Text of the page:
After a 24-58 season, the New Jersey Nets will have to make some changes heading into 2012. This week, Nets are Scorching takes a closer look at some soon-to-be-available names.
Stats: 48 G, 48 GS, 25.7 MPG, 8.6 PPG, 6.2 RPG, 2.3 APG, 0.9 SPG, 0.7 BPG, .511 FG%, .222 3P%, .583 FT%, 107 ORtg, 14.2 PER
Why Billy King Should Be Texting Him Right Now: I know you remember this guy. The #1 overall pick in 2000, Martin never lived up to those expectations but still became a solid player on both sides of the floor. I remember him as a player constantly bursting with intensity, for better or for worse – though I can’t place the exact date, I distinctly remember Martin being called for a technical foul after exploding at a referee for a call… only to find out later that the call actually went in his favor. Before trading him to Denver, Martin put up 18-9 and 17-10 seasons in New Jersey and established himself as a serious threat on two title-run teams.
In 2004 and on the heels of a new contract, the Nets traded him to the Denver Nuggets – interestingly enough, run by Kiki Vandeweghe at the time – for three first-round draft picks. While the picks ended up being mostly of little consequence, the Nets are generally considered to have won the trade, as Martin’s production dipped off and knee surgery soon followed.
Seven years later, Martin is 33 and has found his late-career niche: a tough, bruising big man who can give a very good team a solid 25-30 minutes per game. He’s not an explosive scorer – he never really was – but he’s learned how to reduce his role and had the second-best field goal percentage of his career this past year. He’s mostly been able to channel that intensity into more productive means, and it seems like he now understands his limits much better than ever before. He also has made his intentions clear: he wants to play for a winner above all else.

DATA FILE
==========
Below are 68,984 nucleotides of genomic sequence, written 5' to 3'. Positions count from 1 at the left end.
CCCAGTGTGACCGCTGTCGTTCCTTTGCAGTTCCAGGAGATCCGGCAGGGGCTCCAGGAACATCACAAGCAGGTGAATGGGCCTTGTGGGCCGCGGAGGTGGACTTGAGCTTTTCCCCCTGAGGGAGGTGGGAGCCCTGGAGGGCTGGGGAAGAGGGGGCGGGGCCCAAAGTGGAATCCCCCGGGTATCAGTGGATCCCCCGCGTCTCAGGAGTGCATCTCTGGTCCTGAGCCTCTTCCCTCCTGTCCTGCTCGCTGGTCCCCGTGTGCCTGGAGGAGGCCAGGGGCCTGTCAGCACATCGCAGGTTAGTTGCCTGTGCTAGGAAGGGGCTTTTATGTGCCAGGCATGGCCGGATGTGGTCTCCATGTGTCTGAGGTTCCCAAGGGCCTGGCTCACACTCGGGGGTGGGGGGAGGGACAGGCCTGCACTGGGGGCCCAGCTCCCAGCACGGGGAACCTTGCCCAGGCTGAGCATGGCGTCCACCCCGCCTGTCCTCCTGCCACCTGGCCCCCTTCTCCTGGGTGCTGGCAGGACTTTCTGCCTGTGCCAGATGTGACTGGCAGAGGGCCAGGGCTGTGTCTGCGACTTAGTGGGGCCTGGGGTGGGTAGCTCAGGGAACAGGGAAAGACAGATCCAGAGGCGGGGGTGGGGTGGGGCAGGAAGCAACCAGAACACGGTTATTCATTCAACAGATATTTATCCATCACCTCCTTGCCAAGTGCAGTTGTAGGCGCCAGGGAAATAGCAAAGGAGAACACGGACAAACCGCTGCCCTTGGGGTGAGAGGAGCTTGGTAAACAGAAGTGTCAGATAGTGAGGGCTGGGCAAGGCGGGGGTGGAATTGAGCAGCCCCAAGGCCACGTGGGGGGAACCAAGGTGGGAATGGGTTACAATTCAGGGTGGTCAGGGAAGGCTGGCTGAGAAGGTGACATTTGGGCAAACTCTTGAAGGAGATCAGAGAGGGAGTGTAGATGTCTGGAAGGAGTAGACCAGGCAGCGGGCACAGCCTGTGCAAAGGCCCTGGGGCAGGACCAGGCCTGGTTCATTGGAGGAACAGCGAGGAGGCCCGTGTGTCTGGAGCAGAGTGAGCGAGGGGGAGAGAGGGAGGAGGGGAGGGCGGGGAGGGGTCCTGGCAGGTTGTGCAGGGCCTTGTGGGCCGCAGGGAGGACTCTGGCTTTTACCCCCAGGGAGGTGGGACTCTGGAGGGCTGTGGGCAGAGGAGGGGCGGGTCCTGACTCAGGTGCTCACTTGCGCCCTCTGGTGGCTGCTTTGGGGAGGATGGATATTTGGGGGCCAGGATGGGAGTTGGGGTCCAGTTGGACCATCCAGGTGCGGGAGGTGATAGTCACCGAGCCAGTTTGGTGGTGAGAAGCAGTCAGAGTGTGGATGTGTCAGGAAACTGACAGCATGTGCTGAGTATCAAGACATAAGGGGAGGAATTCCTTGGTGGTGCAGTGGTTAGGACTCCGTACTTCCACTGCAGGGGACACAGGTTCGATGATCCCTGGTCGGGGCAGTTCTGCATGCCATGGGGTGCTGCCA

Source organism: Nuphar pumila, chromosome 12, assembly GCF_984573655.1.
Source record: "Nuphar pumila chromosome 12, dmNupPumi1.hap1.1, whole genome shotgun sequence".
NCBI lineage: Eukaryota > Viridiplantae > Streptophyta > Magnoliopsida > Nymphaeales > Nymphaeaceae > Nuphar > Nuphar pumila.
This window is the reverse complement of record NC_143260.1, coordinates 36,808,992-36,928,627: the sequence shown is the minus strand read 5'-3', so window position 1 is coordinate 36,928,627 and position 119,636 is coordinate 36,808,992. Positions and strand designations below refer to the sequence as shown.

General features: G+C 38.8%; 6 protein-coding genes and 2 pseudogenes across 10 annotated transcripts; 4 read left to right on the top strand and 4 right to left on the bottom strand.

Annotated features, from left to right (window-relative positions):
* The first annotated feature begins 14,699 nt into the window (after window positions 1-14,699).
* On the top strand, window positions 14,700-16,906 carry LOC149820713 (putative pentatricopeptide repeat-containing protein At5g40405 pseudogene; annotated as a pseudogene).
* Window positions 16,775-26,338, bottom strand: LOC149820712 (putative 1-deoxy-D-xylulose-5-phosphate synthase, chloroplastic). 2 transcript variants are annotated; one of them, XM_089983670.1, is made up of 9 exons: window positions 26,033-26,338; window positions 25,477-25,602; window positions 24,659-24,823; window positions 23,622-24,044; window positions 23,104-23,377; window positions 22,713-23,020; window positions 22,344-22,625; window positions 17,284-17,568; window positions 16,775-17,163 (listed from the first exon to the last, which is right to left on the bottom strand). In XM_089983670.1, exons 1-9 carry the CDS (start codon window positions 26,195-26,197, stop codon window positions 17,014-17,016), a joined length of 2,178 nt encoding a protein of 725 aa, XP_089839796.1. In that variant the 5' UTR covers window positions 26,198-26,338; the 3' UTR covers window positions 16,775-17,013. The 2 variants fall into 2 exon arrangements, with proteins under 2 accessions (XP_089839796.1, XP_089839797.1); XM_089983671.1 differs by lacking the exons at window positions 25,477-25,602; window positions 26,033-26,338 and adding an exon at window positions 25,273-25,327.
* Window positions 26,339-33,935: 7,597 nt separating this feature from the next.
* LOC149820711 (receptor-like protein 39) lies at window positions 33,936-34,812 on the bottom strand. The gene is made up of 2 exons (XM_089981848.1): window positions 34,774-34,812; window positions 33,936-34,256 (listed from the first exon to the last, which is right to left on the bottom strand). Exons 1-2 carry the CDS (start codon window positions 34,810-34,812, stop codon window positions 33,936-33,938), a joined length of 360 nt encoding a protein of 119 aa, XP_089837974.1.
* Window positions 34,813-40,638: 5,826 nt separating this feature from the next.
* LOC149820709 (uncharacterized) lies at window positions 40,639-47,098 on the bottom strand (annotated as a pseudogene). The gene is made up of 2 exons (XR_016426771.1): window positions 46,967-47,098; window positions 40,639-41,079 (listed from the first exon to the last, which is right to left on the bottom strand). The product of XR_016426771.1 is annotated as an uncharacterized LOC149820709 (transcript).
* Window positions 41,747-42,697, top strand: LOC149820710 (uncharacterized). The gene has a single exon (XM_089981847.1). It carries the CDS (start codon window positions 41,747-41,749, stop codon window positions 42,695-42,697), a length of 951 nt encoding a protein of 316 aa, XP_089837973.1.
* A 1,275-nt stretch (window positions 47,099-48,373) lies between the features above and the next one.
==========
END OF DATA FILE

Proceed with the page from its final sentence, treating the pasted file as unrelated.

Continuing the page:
Really, the reason I think K-Mart would fit well in his old New Jersey uniform is that intensity factor. The Nets haven’t had anyone in a long time who other teams were really scared of. Someone who would stand up for his teammates at all costs. In the early 2000s, if Martin perceived a threat towards Richard Jefferson, Jason Kidd, even guys like Lucious Harris, he’d be in someone’s face ready to throw down. I don’t condone fighting – far from it – but I do appreciate a player willing to eschew going through the motions and go to war. K-Mart’s one of those guys.
Don’t Risk The Fine: Kenyon Martin is 33 and has had microfracture surgeries on both knees. We could just leave it at that, really, but there’s more to it. As mentioned, K-Mart’s an intense person – and sometimes he brings an intensity that’s truly not needed or helpful. He’s no stranger to controversy, either – he’s been fined by the league multiple times for both on and off the court indiscretions, including one particularly profane tirade launched at Dallas Mavericks owner Mark Cuban.
(To be fair, Cuban yelled at his mother. You never yell at Kenyon Martin’s mother.)
Martin will be 34 for most of next season, and while his production is steady it’s still not very good. He’s not a player you’d rely on in a series – heck, he was arguably the least effective starter on a team that was just bumped from the first round in five games. He’s not a major impact player, and hasn’t been for half a decade.
And The Winner Is… Avoid: Unless he’s the third or fourth signing of the offseason after the Nets have signed other pieces to play up front, the Nets probably shouldn’t bring back one of their popular players from a decade ago. Between the injury history and the age factor, I don’t have a lot of faith in Martin playing a substantial role, or even a substantial amount of time – he’s missed at least 10 games (and usually much more) in every season since his New Jersey days. I do like Kenyon Martin and what he brings to the table, but if the Nets look to him as a major cog of a championship team, I’d have to say that they should pass.